Used as a folk remedy for thousands of years, nettle tea is now seeing a resurgence in popularity due to its high nutrient content and ability to combat inflammation. Discover the benefits of nettle tea in our latest blog post.
Common hedgerow plants, stinging nettles are also found in woodlands, fields, meadows, and gardens across the UK. They may be an unwelcome guest in the garden, due to the sting that gives them their name, but insects and birds alike love these plants.
It isn’t just wildlife that benefits from having nettles nearby either. Nettles have been used in herbal medicine for many centuries, most often as tea.
From combatting hay fever to soothing inflamed joints, there are plenty of benefits of nettle tea. Packed with nutrients and full of antioxidants, this herb is definitely worth a second look, despite its reputation as a trap for unwary children (and adults).
What Is Nettle Tea?
Nettle tea is made from the dried leaves of the stinging nettle. While they are growing, the stems and tooth-edged leaves of the stinging nettle are covered in fine hairs. When we brush against them, these hairs act like needles, injecting irritants into our skin and leaving behind a painful bumpy rash.
That sting is a powerful deterrent, and you might be wondering why on earth you’d want to drink a tea made from such a plant. Don’t worry though – once picked and dried, the leaves lose their sting and are perfectly safe to ingest.
The dried leaves can be used loose or packed into a tea bag. After the leaves have been infused in hot water for a few minutes, they are discarded, leaving behind nettle tea.
What Is Nettle Tea Good For?
There are several benefits of drinking nettle tea. Its traditional uses include treating hay fever and seasonal allergies, managing inflammation and joint pain, and protecting against urinary tract infections.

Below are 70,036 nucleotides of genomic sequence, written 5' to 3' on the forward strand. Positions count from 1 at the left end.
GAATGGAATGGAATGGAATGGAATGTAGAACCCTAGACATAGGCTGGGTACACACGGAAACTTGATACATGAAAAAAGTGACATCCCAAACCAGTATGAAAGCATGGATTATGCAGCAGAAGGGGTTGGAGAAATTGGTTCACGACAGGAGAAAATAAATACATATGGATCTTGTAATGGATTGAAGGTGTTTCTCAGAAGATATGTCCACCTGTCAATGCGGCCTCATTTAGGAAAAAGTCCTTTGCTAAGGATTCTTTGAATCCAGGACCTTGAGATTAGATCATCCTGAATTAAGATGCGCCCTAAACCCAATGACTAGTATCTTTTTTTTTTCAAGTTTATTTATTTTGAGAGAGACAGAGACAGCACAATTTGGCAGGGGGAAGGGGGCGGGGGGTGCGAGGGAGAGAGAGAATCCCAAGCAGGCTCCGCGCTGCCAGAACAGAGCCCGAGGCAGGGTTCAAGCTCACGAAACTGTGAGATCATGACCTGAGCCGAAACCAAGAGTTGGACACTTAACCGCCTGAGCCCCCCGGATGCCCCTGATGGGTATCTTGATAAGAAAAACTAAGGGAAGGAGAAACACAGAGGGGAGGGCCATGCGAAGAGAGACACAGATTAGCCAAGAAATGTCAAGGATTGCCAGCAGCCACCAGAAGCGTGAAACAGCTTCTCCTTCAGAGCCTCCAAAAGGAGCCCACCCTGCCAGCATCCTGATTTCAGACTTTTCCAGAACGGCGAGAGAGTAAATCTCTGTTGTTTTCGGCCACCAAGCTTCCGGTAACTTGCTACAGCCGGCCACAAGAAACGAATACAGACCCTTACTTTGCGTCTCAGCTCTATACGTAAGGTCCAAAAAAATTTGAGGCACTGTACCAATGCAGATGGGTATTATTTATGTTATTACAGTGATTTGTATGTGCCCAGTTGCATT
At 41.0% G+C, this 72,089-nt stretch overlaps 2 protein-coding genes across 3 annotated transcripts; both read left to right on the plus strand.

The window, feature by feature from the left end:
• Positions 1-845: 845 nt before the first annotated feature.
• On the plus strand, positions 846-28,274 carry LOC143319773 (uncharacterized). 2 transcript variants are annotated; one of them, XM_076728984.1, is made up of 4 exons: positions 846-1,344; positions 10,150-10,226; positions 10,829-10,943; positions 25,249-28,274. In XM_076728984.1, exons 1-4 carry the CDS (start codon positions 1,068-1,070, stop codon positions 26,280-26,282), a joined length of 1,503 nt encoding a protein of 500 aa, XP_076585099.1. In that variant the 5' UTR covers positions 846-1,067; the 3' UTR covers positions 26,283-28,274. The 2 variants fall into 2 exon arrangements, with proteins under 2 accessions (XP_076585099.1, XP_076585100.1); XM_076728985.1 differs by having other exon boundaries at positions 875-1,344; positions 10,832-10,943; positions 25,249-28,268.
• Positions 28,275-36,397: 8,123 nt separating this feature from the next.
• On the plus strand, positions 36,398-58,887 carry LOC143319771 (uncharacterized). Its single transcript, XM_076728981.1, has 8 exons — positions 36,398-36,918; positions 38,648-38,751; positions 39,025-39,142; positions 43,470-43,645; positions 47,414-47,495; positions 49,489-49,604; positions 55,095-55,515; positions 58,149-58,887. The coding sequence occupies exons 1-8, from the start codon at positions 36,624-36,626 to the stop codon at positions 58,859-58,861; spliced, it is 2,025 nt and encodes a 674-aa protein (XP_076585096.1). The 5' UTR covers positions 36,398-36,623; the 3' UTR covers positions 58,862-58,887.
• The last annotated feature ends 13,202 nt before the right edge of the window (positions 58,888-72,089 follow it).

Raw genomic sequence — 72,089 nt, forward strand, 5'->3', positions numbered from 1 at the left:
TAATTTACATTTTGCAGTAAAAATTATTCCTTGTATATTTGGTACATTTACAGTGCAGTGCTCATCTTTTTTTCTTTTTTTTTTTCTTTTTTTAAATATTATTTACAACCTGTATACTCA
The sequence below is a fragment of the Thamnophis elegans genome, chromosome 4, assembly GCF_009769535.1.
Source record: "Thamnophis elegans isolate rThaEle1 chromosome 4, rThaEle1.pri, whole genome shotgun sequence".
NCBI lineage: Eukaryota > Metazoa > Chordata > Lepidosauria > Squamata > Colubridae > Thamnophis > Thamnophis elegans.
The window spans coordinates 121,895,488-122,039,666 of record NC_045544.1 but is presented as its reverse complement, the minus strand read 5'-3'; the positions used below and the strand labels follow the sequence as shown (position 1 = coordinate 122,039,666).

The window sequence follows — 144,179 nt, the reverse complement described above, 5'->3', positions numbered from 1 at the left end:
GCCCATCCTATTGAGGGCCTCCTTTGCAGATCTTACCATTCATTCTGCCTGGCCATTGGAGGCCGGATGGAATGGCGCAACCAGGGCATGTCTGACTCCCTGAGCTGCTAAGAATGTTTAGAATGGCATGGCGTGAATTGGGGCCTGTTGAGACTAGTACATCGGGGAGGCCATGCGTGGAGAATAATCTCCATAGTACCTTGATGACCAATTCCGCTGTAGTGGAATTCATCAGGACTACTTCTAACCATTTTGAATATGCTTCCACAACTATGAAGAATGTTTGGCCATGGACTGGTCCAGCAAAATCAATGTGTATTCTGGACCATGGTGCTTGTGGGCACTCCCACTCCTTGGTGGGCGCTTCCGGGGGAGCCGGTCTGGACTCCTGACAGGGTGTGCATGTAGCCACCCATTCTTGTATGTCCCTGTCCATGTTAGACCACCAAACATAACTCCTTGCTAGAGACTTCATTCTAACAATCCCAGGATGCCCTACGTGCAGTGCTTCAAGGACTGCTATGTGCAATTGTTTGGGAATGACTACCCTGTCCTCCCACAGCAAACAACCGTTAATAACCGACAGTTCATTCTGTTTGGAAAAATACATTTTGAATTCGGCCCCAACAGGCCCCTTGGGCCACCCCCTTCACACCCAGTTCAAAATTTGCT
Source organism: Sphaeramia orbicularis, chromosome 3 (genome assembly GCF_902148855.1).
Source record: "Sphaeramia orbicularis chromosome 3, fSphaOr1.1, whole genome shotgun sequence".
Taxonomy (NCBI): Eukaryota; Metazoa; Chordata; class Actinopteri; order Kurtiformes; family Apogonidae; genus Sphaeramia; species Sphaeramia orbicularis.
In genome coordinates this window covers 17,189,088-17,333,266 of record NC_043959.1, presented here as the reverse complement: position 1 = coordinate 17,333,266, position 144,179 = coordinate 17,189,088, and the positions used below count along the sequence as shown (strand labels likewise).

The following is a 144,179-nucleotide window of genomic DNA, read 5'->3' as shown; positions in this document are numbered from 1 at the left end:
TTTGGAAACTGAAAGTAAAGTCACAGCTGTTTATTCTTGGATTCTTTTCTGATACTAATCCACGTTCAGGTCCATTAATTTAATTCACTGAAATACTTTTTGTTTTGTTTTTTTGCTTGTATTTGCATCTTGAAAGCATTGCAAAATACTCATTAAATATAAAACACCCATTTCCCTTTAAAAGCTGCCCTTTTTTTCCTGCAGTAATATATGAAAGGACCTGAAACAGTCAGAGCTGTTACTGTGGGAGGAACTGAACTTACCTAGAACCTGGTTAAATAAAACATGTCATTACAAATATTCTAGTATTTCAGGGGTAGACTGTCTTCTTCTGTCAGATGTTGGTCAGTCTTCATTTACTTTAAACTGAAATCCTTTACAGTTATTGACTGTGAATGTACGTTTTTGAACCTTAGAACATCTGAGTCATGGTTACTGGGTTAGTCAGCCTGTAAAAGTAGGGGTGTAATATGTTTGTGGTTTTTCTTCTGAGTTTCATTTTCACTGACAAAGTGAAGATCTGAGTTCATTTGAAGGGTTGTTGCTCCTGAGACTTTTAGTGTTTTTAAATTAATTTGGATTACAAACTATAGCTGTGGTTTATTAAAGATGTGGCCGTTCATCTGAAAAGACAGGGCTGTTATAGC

Let’s look at the benefits in more detail:
1. Reduces Inflammation
Chronic inflammation is involved in many serious health conditions, including rheumatoid arthritis, cancer, Alzheimer’s, heart disease, and type 2 diabetes. However, the compounds found in nettles can significantly reduce the production of inflammatory hormones, helping to protect against chronic inflammation.
2. Protects the Urinary Tract
A natural diuretic and antimicrobial, nettle is a traditional remedy for urinary tract infections. By helping to increase the volume of urine, nettle tea may help to flush bacteria through the urinary tract and prevent problems.
More recently, evidence has shown that nettle can also help reduce the symptoms of an enlarged prostate gland – a common condition in older men that can cause discomfort and difficulty urinating. Patients who took nettle over a 6-month period found these symptoms reduced when compared with a placebo.
3. Treats the Symptoms of Hay Fever
Anyone who suffers from hay fever knows how seasonal allergies can make the summer months a misery. Fortunately, nettle is here to help. This herb contains compounds that act as natural antihistamines, helping to calm your body’s reaction to pollen.
4. Lowers Blood Pressure